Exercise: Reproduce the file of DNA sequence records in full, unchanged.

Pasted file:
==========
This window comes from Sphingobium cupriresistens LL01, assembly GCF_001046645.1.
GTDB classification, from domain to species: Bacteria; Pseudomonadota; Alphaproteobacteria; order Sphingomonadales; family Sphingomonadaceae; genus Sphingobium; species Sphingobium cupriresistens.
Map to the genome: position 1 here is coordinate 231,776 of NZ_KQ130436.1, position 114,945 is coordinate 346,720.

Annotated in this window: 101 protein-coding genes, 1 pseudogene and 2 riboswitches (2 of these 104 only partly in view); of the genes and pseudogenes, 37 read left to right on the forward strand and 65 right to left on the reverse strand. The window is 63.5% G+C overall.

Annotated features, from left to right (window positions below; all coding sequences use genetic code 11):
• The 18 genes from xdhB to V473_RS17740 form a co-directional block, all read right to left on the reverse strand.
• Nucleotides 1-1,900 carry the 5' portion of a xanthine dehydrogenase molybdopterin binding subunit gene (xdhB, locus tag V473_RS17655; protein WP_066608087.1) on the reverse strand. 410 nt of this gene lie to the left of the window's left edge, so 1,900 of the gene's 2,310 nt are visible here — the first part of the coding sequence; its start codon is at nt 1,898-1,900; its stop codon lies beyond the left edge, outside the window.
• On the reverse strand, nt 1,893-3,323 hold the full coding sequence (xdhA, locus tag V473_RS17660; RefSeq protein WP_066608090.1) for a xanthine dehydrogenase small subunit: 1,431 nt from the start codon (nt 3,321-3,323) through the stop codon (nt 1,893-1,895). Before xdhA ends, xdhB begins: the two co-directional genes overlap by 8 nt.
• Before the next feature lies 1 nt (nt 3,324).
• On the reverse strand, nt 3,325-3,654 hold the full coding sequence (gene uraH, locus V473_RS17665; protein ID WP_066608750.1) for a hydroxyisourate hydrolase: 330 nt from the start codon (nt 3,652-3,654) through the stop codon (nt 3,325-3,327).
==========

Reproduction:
This window comes from Sphingobium cupriresistens LL01, assembly GCF_001046645.1.
GTDB classification, from domain to species: Bacteria; Pseudomonadota; Alphaproteobacteria; order Sphingomonadales; family Sphingomonadaceae; genus Sphingobium; species Sphingobium cupriresistens.
Map to the genome: position 1 here is coordinate 231,776 of NZ_KQ130436.1, position 114,945 is coordinate 346,720.

Annotated in this window: 101 protein-coding genes, 1 pseudogene and 2 riboswitches (2 of these 104 only partly in view); of the genes and pseudogenes, 37 read left to right on the forward strand and 65 right to left on the reverse strand. The window is 63.5% G+C overall.

Annotated features, from left to right (window positions below; all coding sequences use genetic code 11):
• The 18 genes from xdhB to V473_RS17740 form a co-directional block, all read right to left on the reverse strand.
• Nucleotides 1-1,900 carry the 5' portion of a xanthine dehydrogenase molybdopterin binding subunit gene (xdhB, locus tag V473_RS17655; protein WP_066608087.1) on the reverse strand. 410 nt of this gene lie to the left of the window's left edge, so 1,900 of the gene's 2,310 nt are visible here — the first part of the coding sequence; its start codon is at nt 1,898-1,900; its stop codon lies beyond the left edge, outside the window.
• On the reverse strand, nt 1,893-3,323 hold the full coding sequence (xdhA, locus tag V473_RS17660; RefSeq protein WP_066608090.1) for a xanthine dehydrogenase small subunit: 1,431 nt from the start codon (nt 3,321-3,323) through the stop codon (nt 1,893-1,895). Before xdhA ends, xdhB begins: the two co-directional genes overlap by 8 nt.
• Before the next feature lies 1 nt (nt 3,324).
• On the reverse strand, nt 3,325-3,654 hold the full coding sequence (gene uraH, locus V473_RS17665; protein ID WP_066608750.1) for a hydroxyisourate hydrolase: 330 nt from the start codon (nt 3,652-3,654) through the stop codon (nt 3,325-3,327).